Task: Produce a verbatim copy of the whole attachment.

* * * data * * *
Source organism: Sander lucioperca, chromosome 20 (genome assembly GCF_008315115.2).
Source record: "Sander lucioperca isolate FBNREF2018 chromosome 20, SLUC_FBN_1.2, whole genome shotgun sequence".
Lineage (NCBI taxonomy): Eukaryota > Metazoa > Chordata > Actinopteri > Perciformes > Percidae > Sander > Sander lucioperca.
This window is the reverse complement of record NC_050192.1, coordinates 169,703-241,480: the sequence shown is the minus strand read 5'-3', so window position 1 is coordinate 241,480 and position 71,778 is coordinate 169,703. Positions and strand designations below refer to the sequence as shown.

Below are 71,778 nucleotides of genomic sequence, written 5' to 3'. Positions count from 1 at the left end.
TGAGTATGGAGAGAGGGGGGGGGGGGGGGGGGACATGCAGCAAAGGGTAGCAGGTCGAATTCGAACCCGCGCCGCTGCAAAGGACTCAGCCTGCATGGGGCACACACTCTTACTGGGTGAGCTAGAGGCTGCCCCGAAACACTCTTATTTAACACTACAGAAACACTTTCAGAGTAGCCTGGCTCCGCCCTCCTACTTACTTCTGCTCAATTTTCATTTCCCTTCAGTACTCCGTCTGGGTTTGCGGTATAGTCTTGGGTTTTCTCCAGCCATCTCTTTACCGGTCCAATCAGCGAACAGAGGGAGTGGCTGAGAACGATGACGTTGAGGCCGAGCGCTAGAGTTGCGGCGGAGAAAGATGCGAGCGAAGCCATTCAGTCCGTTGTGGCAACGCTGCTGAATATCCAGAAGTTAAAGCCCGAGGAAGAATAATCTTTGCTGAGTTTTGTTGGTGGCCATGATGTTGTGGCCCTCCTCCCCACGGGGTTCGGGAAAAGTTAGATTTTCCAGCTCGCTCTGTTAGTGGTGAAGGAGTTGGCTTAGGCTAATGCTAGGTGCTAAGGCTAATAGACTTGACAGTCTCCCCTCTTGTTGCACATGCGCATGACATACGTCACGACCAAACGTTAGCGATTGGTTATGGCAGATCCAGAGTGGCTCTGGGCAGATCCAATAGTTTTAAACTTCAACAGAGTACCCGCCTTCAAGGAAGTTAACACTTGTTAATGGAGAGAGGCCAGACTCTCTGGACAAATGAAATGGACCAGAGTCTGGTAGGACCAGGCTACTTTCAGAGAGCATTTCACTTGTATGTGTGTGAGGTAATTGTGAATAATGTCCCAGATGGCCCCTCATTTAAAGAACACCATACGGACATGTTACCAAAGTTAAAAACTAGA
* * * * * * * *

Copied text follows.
Source organism: Sander lucioperca, chromosome 20 (genome assembly GCF_008315115.2).
Source record: "Sander lucioperca isolate FBNREF2018 chromosome 20, SLUC_FBN_1.2, whole genome shotgun sequence".
Lineage (NCBI taxonomy): Eukaryota > Metazoa > Chordata > Actinopteri > Perciformes > Percidae > Sander > Sander lucioperca.
This window is the reverse complement of record NC_050192.1, coordinates 169,703-241,480: the sequence shown is the minus strand read 5'-3', so window position 1 is coordinate 241,480 and position 71,778 is coordinate 169,703. Positions and strand designations below refer to the sequence as shown.

Below are 71,778 nucleotides of genomic sequence, written 5' to 3'. Positions count from 1 at the left end.
TGAGTATGGAGAGAGGGGGGGGGGGGGGGGGGACATGCAGCAAAGGGTAGCAGGTCGAATTCGAACCCGCGCCGCTGCAAAGGACTCAGCCTGCATGGGGCACACACTCTTACTGGGTGAGCTAGAGGCTGCCCCGAAACACTCTTATTTAACACTACAGAAACACTTTCAGAGTAGCCTGGCTCCGCCCTCCTACTTACTTCTGCTCAATTTTCATTTCCCTTCAGTACTCCGTCTGGGTTTGCGGTATAGTCTTGGGTTTTCTCCAGCCATCTCTTTACCGGTCCAATCAGCGAACAGAGGGAGTGGCTGAGAACGATGACGTTGAGGCCGAGCGCTAGAGTTGCGGCGGAGAAAGATGCGAGCGAAGCCATTCAGTCCGTTGTGGCAACGCTGCTGAATATCCAGAAGTTAAAGCCCGAGGAAGAATAATCTTTGCTGAGTTTTGTTGGTGGCCATGATGTTGTGGCCCTCCTCCCCACGGGGTTCGGGAAAAGTTAGATTTTCCAGCTCGCTCTGTTAGTGGTGAAGGAGTTGGCTTAGGCTAATGCTAGGTGCTAAGGCTAATAGACTTGACAGTCTCCCCTCTTGTTGCACATGCGCATGACATACGTCACGACCAAACGTTAGCGATTGGTTATGGCAGATCCAGAGTGGCTCTGGGCAGATCCAATAGTTTTAAACTTCAACAGAGTACCCGCCTTCAAGGAAGTTAACACTTGTTAATGGAGAGAGGCCAGACTCTCTGGACAAATGAAATGGACCAGAGTCTGGTAGGACCAGGCTACTTTCAGAGAGCATTTCACTTGTATGTGTGTGAGGTAATTGTGAATAATGTCCCAGATGGCCCCTCATTTAAAGAACACCATACGGACATGTTACCAAAGTTAAAAACTAGA